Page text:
MERCHANDISE FOR SALE AUCTIONS Auction Water/Wine Bottling Line, Bottling Line, s/s tanks, filtration system, restaurant equipment & more. Feb 25, 11AM, West Kelowna, BC, View photos at (Special Auction) 1-866-545-3259

FUEL/FIREWOOD SEASONED FIREWOOD Vancouver Island’s largest firewood producer offers firewood legally obtained during forest restoration, large cords. Help restore your forest, 1-877-902-WOOD.

HADDINGTON COURT APARTMENTS PORT MCNEILL Newly renovated apartments for rent. Clean & quiet building. Free cable. Furnished suites available. Call Ron & Linda 250-956-3365 KINGCOME MANOR

PORT MCNEILL NEWLY RENOVATED Bach, 1 or 2 bedrooms. Newly furnished available. Please call for availability & inclusions. Includes free cable. Phone Ron and Linda 250-956-3365 MARINA VIEW APTS Clean, quiet professional buildings. Beautiful ocean view. 2 bdr $700/mn. 3 bdr town home $900/mn. 250-949-0192.

PORT MCNEILL APARTMENTS Well managed 1 & 2Bdrm suites. Gym & sauna on site. Call for availability.

Phone Rick 250-956-4555

TOWNHOUSES PORT HARDY Newly renovated 2 bdrms in Seawind Est. Avail. immed. $650/mo. Ref. Req. N/S, N/P. Call Darlene @ 250-949-8928.






Call 250-956-3526, 250-230-0079. References a must.

WEST PARK MANOR & LINDSAY MANOR in Port Hardy Large one & two bedroom suites, some with a great view, all clean and in excellent condition. Also elegantly furnished executive suites available. Well maintained secure & quiet buildings. Close to shopping. 2 year rental history and credit check required. Friendly onsite resident managers. Linda & Bruce. Call 250-949-9030 or email for info & pictures: wpark_lindsay@


BOOKKEEPING PLUS Speciailizing with self-employeds & small businesses. Reasonable rates. Port Hardy & area. 250-902-3124 anytime.

1, 2 & 3 Bedroom apartments, furnished or non-furnished. Clean & quiet. Hot water & cable included.


1-8-NOW-PARDON (1-866-972-7366)

Guaranteed Record Removal since 1989. Confidential, Fast, & Affordable. Our A+BBB Rating assures EMPLOYMENT & TRAVEL FREEDOM. Call for FREE INFO. BOOKLET


1, 2 & 3 Bedroom apartments, furnished or non-furnished. Clean & quiet. Hot water & cable included.

STOP into our office to pick up your detailed catalogue of all listed properties on the North Island. We can show you any listed property regardless of the listing agent!! Let’s make it at your convenience! 250-949-7231


PORT MCNEILL3 Bdrm townhouse, close to schools & hospital. Avail now. 250-9563440 www.portmcneilltown

STEEL OF a deal - Building sale! 20X24 $4798. 25X30 $5998. 30X42 $8458. 32X58 $12,960. 40X60 $15,915. 47X80 $20,645. One end wall included. Pioneer Steel 1-800668-5422.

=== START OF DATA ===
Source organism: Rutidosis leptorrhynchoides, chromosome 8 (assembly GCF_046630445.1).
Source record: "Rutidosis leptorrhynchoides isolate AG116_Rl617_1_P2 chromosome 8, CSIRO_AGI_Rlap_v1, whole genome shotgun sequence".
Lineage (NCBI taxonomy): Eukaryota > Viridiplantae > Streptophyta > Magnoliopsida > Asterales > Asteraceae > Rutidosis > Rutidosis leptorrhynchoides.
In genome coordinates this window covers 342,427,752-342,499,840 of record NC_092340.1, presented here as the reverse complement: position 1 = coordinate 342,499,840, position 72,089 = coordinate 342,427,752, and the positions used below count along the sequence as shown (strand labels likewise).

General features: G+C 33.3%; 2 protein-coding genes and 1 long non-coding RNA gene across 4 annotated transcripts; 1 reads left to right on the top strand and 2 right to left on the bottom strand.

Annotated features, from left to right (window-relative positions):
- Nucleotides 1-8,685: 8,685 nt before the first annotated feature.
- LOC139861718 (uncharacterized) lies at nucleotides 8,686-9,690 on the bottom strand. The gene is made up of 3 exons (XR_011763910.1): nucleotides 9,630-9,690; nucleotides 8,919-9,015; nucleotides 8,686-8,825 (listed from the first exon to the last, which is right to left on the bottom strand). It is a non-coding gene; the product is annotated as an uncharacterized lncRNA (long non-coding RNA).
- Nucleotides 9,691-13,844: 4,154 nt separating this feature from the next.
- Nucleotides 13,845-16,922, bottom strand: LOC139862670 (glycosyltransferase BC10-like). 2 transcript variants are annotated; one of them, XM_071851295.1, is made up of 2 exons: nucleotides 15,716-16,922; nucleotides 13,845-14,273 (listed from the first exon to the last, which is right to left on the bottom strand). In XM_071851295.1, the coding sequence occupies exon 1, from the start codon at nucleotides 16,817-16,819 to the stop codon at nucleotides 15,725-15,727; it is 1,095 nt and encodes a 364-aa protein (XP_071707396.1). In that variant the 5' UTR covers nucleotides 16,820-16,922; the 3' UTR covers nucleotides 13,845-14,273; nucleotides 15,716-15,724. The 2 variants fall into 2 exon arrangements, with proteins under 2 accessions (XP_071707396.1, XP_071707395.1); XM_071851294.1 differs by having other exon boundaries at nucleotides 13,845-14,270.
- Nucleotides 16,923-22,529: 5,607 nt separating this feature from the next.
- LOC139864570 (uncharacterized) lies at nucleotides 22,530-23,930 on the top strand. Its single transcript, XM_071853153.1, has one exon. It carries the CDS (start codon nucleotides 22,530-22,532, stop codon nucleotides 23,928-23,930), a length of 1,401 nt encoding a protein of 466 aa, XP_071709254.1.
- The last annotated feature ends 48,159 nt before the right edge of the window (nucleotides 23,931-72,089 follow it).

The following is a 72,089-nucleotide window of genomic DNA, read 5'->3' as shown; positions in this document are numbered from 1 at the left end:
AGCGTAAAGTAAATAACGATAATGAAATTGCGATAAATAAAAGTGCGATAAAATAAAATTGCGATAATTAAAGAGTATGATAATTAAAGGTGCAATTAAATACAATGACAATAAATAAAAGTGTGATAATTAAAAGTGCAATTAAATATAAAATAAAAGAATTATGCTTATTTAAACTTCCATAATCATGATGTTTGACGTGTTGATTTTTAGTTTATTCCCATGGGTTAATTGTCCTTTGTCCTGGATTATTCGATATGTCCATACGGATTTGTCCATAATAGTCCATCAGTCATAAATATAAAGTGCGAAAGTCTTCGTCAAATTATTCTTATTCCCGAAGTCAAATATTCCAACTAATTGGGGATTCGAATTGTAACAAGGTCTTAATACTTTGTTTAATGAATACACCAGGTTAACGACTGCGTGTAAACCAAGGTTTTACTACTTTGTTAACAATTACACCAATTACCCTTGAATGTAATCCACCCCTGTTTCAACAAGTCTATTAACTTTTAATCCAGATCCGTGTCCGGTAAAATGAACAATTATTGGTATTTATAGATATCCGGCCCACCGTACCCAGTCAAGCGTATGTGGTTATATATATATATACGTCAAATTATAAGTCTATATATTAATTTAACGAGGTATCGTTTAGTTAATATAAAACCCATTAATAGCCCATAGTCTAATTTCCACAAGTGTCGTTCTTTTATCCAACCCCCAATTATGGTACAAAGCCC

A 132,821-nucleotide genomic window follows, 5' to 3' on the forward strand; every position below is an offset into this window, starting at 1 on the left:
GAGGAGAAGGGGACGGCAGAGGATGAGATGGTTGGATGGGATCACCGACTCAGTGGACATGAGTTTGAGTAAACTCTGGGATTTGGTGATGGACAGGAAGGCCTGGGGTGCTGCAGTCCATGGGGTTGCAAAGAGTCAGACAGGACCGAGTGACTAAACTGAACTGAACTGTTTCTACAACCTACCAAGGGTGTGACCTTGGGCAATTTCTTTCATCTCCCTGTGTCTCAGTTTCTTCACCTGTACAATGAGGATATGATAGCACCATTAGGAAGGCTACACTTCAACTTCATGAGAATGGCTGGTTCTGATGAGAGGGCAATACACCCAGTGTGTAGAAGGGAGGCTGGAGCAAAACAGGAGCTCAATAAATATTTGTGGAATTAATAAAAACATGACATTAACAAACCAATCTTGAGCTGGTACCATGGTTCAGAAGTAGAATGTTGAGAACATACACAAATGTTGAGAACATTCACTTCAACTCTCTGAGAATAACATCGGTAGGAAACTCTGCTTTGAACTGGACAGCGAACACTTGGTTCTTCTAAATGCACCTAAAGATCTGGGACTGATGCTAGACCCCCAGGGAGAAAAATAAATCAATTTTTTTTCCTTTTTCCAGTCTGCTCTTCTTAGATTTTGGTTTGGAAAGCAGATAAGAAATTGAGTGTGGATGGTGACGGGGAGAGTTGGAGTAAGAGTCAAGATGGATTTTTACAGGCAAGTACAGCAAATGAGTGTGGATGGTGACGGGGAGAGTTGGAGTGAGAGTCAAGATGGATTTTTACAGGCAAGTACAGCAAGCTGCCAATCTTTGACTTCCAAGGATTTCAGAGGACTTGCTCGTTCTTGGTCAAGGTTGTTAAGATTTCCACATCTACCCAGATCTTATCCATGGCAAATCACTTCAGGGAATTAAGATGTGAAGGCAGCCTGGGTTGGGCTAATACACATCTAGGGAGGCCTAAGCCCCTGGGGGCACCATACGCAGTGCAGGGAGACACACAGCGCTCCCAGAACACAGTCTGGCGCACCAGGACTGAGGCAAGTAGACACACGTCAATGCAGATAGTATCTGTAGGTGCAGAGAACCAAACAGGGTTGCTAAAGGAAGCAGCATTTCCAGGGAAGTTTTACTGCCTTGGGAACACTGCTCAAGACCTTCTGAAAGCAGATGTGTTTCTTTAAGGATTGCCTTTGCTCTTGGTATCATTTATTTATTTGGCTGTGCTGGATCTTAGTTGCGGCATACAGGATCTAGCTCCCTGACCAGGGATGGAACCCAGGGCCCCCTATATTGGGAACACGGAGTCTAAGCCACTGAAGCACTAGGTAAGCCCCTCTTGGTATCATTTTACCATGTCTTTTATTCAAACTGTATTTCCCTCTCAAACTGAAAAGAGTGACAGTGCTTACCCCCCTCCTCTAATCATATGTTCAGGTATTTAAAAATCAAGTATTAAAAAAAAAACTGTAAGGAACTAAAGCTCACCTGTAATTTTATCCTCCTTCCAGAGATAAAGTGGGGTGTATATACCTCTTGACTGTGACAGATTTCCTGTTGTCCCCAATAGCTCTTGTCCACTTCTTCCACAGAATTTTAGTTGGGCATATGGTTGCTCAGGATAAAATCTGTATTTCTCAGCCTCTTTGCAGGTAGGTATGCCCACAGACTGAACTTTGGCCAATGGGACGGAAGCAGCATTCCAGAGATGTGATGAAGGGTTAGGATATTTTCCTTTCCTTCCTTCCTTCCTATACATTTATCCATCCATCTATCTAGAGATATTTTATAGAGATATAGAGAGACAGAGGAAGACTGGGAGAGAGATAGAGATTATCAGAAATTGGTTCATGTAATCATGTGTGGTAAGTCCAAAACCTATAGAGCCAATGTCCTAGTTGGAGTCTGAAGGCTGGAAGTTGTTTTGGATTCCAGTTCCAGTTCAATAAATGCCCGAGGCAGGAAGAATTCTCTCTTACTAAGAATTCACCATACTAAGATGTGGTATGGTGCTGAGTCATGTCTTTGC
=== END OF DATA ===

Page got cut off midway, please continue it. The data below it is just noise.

LEGAL SERVICES CRIMINAL RECORD? Don’t let it block employment, travel, education, professional, certification, adoption property rental opportunities. For peace of mind & a free consultation call 1-800-347-2540.

PORT HARDY Large 3 bdrm condo, secure building & caretaker on site. W/D in unit. N/P, N/S. Avail imm. Heat & hot water included. $725/mo. Ref. req. Lease options. Call 250-949-7085 after 5pm.

Call 250-956-3526, 250-230-0079. References a must.

PORT HARDY Highland Manor •Bachelor •1 bdrm •1 bdrm furnished Move in incentive on approval References Call Jason 250-949-0192

COMMERCIAL/INDUSTRIAL PORT ALICE SHOPPING CENTRE Business is Great! We have a number of units of various sizes for lease. 300 sq. ft. & up. Contact Steve Edwards at Colyvan Pacific 604-683-8399

COTTAGES COAL HARBOUR One bedroom cottage, fully furnished. Available March 1, 2012. $500. Call 250-949-9982.

MOBILE HOMES & PADS PORT HARDY Cedar Heights newest trailer. 2 bdrms, vaulted ceilings, huge cedar deck, heated secure outdoor storage, covered carport, skylights & electric heat. W/D. Avail Mar 1. $800/mo 250-949-1668

PORT MCNEILL Mobile Home Park Short walk to town. Pads for rent. Water, sewer and garbage included. $258.00/ month Call 250-956-2355

DreamCatcher Auto Loans “0” Down, Bankruptcy OK Cash Back ! 15 min Approvals

1-800-910-6402 FREE CASH back with $0 down at Auto Credit Fast. Need a vehicle? Good or Bad credit call Stephanie 1-877-792-0599 DLN 30309. Free Delivery. NEED A vehicle? Easy finance!! Low Payments! $99 Delivers 24 Hour Approval. We Deliver! 3,000 Vehicles to choose. Call Now! Marty 1800-916-1737 Big Discounts! WANT A vehicle but stressed about your credit? Christmas in February, $500 cash back. We fund your future not your past. All credit situations accepted. 1-888-593-6095.

CARS 2007 CUSTOM Chev HHR. Excellent condition. Loaded. White. 119,000 km, mostly hwy driven. On-Star. $11,900 firm. 250-755-5191.

SCRAP CAR REMOVAL SCRAP BATTERIES Wanted We buy scrap batteries from cars, trucks & heavy equip. $4.00 & up each. Free pick-up anywhere in BC, Minimum 10. Toll Free 1.877.334.2288.

TRUCKS & VANS 1999 FORD F350 4x4 Crew cab. In need of repairs - as is/whereis. Best offer. 250949-8147.




of the week. Say hello to Aurellia Nelson, the Gazette’s newest paper carrier. The youngster will be delivering in the Storey’s Beach area. Mike D’Amour photo

SOINTULA 315 KLAVAR RDOcean side 1 bath, 1 bdr + loft bdr. New bath, propane gas stove and heat. View of ocean, Very private. W/D, fridge and stove.$650/mth. Call(360)4246974. SOINTULA, (N. Island) ocean front/view suites/all inclusive. Weekly, monthly, $200 week. (250)230-6722

with a classified ad Call 310.3535


Thursday, February 16, 2012



2 Days Only

Thunderbird Mall

8950 Granville St, Port Hardy

February 24 & 25 Friday 10am - 5:30pm Saturday 10am - 5:30pm

BRING YOUR TREASURES FOR CA$H Expert Evaluations On Site Say “cheese” Alfons Bauer explains the finer points of photography during his presentation at a recent Rotary Club luncheon.

We make housecalls. 250-886-4048

Desiree Conway photo

ROMANOFF ESTATE BUYERS A portion of the proceeds will be donated to Harvest Food Bank


Only $

2 Piece Sectional






Plus… Don’t Pay for 1 Year o.a.c

1700 Broughton Blvd Port McNeill 250-956-3323

8775 Granville St Port Hardy 250-949-8223

February 16, 2012  

full edition

February 16, 2012  

full edition